African American Music, Literature & Sports
United States in the 20th Century
The term African-American deals with a population of African descent living in the U.S. The term black is also used to define this group people. Although both descriptions are equal, some scholars believe that black is a broader term than African American. Not only because it relates to a wider community and with a longer history, but it also encompass various groups, not identified directly as African-Americans, either ethnically or racially. In this context, the term black encompass both those who consider themselves African-Americans, Puerto Ricans, Jamaicans, Haitians or Nigerians, etc. This sector of the population is a fundamental part of American history and culture. More specifically, African Americans have evolved greatly and contributed immensely to American musical history, culture and literature.
The African-Americans are mostly descendants of slaves brought from Africa to the U.S., especially in the seventeenth and eighteenth centuries, and especially for the southern regions. African Americans constituted the main labor force until the abolition of slavery in the mid-nineteenth century. In the U.S. and in other countries of western culture, slavery was theoretically legitimized by racism, which advocated the supremacy concept of "race" white on the other. Racism survived the end of slavery, and today, despite that the situation of blacks in America have evolved considerably in economic, education, work, politics, army, among others, the desired equality in social terms with the white community is far to be achieved.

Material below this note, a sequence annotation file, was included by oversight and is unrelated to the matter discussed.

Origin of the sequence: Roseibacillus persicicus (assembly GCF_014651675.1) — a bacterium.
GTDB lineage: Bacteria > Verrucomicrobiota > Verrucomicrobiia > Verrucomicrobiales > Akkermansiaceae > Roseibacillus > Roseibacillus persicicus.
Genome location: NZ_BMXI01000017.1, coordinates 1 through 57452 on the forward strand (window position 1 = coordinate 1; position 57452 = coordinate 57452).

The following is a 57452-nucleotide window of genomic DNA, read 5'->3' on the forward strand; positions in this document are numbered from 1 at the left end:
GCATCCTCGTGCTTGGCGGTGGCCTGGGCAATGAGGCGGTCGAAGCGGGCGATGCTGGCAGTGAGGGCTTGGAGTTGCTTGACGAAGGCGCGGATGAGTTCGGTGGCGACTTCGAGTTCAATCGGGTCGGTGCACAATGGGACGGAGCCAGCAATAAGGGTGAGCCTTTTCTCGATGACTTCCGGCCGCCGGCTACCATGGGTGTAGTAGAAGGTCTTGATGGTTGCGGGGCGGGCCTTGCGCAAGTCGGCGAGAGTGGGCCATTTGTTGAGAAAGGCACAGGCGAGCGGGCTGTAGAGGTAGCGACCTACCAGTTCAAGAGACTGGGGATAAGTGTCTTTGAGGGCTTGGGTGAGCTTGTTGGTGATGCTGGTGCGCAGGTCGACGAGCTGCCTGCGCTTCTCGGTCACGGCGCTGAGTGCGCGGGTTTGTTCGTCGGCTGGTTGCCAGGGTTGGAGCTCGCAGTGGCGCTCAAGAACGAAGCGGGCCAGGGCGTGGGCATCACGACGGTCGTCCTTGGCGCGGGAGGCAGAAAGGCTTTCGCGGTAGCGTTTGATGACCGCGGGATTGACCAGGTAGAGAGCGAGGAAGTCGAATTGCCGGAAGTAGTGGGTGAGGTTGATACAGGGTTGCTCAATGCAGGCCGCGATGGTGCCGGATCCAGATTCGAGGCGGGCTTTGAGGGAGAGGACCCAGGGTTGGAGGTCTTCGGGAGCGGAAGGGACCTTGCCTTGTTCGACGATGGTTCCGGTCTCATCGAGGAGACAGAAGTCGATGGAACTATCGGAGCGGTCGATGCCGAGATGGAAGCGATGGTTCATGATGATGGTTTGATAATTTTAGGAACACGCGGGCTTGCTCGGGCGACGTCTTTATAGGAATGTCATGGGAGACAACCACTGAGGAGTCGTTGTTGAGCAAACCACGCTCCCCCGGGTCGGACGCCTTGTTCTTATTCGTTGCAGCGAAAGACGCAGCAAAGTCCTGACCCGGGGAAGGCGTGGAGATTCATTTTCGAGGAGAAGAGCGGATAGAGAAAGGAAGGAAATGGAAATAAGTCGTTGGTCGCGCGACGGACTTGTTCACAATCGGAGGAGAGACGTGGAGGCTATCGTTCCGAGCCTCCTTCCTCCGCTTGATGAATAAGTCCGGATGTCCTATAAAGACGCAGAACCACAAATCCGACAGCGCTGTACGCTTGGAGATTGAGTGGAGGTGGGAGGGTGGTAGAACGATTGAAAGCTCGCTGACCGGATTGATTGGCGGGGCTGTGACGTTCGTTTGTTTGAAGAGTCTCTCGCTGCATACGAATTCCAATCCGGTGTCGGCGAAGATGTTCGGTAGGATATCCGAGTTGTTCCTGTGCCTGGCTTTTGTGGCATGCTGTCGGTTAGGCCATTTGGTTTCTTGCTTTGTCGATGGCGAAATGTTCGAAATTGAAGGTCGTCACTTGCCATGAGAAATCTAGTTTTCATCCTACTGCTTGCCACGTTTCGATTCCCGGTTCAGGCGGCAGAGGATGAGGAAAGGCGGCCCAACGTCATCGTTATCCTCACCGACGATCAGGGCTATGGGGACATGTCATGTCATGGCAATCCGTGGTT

There are, however, signs that point to greater acceptance by the white community over the daily contact with the African American community in schools and jobs. Several members of the black community have achieved prominent positions in the military and civil society, as is the case of General Colin Powell, or TV stars like...